The GridView control. This control lets you display the data from a data source in the rows and columns of a table. It includes many advanced features, such as automatic paging and sorting. It lets you update and delete data with minimal C# code. And its appearance is fully customizable.
The GridView control displays data provided by a data source in a row and column format. In fact, the GridView control renders its data as an HTML table with one Tr element for each row in the data source, and one Td element for each column in the data source.

The GridView control uses several different types of child elements to create and format its fields. The first element listed here is the Columns element, which defines the collection of columns that are displayed by the control. This element should be placed between the start and end tags for the GridView control. 

Paging refers to the ability of the GridView control to display bound data one page at a time, along with paging controls that let the user select which page of data to display next. The GridView control lets you enable paging simply by setting the AllowPaging attribute to True.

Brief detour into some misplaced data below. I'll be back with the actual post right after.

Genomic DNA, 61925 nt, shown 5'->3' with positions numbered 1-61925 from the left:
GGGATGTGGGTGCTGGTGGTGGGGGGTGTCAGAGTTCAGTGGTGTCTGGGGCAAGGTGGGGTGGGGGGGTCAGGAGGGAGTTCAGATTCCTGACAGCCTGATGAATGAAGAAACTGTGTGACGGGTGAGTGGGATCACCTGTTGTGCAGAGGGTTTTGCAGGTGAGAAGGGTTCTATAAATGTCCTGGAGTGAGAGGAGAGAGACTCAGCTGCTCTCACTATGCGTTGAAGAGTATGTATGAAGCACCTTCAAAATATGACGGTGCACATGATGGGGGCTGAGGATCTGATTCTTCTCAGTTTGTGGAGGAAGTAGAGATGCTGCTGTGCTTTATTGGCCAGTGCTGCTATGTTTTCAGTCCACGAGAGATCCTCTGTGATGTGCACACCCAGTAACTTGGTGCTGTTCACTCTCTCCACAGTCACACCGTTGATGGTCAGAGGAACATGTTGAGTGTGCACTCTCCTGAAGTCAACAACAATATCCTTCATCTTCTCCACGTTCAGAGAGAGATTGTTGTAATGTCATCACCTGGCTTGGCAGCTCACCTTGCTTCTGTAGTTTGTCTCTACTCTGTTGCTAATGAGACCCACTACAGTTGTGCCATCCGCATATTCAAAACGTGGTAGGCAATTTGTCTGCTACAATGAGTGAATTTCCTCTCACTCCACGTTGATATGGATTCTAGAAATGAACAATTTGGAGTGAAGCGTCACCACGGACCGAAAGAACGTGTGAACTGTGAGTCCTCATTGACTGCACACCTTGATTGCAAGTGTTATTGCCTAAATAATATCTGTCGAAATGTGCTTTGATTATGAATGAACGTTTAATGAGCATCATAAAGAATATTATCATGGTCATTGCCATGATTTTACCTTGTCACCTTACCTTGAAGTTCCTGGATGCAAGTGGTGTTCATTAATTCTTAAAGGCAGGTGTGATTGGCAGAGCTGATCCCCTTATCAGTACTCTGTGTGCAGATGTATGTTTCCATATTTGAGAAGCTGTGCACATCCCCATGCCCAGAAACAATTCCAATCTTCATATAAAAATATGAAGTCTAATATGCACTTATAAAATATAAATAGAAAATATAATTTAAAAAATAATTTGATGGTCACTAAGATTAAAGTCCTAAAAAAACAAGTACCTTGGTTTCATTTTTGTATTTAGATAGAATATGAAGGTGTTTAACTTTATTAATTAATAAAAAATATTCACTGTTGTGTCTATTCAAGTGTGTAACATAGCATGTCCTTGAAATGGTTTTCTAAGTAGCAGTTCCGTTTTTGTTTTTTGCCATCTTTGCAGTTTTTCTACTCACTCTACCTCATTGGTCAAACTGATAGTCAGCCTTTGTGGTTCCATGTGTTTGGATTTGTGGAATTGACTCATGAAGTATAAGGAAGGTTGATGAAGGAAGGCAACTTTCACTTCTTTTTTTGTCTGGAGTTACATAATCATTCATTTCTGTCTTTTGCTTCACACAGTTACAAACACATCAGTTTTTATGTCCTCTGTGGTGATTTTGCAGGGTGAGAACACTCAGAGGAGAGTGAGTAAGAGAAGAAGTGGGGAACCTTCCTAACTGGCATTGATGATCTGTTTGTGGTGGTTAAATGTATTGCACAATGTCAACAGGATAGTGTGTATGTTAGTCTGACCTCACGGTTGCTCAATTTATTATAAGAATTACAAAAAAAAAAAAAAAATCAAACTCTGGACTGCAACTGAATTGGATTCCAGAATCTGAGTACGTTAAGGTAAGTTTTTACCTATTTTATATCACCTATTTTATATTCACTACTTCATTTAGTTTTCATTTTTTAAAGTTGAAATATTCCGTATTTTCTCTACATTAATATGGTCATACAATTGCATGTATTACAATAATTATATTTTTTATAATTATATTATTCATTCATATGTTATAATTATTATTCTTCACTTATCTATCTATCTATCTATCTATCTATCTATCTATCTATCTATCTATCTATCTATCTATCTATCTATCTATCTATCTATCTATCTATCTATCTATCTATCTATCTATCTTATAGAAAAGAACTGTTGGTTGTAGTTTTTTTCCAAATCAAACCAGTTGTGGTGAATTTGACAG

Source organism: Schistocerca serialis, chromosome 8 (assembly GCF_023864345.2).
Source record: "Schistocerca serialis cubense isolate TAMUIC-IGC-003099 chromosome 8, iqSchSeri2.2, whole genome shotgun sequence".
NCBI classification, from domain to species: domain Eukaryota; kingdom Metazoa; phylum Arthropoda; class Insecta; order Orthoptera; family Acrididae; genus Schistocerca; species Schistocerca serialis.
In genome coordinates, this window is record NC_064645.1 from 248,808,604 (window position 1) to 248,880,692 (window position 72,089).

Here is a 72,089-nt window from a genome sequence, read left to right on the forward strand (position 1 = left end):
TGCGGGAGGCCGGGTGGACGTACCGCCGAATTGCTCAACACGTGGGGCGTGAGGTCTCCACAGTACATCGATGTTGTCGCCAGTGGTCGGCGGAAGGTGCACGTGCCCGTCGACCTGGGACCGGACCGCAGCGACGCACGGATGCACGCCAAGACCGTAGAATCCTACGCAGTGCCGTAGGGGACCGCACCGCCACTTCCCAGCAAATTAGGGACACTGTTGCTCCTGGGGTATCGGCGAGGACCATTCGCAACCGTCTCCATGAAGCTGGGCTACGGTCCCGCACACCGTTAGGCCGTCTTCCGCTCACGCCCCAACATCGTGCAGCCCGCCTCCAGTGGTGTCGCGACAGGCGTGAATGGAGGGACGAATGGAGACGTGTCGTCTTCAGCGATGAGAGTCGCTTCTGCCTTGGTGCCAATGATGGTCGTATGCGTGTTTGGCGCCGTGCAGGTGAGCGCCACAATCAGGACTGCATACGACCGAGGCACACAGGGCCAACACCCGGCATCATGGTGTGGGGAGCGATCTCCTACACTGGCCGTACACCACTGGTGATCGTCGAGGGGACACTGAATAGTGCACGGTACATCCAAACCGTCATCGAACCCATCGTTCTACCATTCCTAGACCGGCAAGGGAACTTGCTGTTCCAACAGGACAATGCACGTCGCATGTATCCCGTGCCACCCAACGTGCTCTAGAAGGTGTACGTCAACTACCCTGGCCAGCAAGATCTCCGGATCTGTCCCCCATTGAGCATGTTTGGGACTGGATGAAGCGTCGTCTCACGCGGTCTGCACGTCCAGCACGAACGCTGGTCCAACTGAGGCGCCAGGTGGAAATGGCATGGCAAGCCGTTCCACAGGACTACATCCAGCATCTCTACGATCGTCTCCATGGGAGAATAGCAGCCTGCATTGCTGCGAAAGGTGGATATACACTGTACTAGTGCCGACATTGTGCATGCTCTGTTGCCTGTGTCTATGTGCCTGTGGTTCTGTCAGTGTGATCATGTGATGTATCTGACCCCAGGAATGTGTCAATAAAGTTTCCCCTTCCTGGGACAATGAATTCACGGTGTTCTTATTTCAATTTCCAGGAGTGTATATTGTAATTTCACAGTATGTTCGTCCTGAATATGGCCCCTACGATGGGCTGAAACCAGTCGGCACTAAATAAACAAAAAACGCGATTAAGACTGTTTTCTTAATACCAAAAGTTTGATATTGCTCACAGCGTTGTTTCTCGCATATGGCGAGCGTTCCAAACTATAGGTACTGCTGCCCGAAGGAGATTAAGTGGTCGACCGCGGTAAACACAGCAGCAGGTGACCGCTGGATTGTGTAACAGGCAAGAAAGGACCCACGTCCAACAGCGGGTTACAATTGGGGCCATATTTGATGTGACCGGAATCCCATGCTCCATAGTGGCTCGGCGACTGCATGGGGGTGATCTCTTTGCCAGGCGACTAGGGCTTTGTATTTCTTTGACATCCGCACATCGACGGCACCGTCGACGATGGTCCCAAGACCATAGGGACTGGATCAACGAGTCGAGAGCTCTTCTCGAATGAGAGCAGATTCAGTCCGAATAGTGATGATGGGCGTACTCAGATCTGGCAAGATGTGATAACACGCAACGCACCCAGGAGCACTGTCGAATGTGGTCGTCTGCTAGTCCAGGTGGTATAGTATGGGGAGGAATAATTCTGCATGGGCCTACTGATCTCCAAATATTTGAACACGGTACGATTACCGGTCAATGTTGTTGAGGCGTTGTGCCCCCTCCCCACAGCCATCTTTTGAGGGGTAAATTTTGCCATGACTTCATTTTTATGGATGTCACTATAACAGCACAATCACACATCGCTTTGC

When you enable paging, an additional row is displayed at the bottom of the GridView control to display the paging controls.
paging works only for data sources that are in DataSet mode.

When you think about important parts of a navigation system, the first thing that you may come up with is a menu. Menus come in all sorts and sizes, ranging from simple and static HTML links to complex, fold-out menus driven by CSS or JavaScript. But there is more to navigation than menus alone. ASP.NET comes with a number of useful navigation controls that enable you to set up a navigation system in no time. These controls include the Menu, TreeView, and SiteMapPath.
Besides visual controls like Menu, navigation is also about structure. A well-organized site is easy for your users to navigate. The Web.sitemap file that is used by the navigation controls helps you define the logical structure of your site.

To make it easy to show relevant pages in your site using a Menu, a TreeView, or a SiteMapPath, ASP.NET uses an XML-based file that describes the logical structure of your web site. By default, this file is called Web.sitemap. This file is then used by the navigation controls in your site to present relevant links in an organized way. Simply by hooking up one of the navigation controls to the Web.sitemap file you can create complex user interface elements like fold-out menus or a tree view.

ADO.NET is the new database technology of the .NET (Dot Net) platform, and it builds on Microsoft ActiveX® Data Objects (ADO). ADO is a language-neutral object model that is the keystone of Microsofts Universal Data Access strategy. ADO.NET is an integral part of the .NET Compact Framework, providing access to relational data, XML documents, and application data. ADO.NET supports a variety of development needs. You can create database-client applications and middle-tier business objects used by applications, tools, languages or Internet browsers.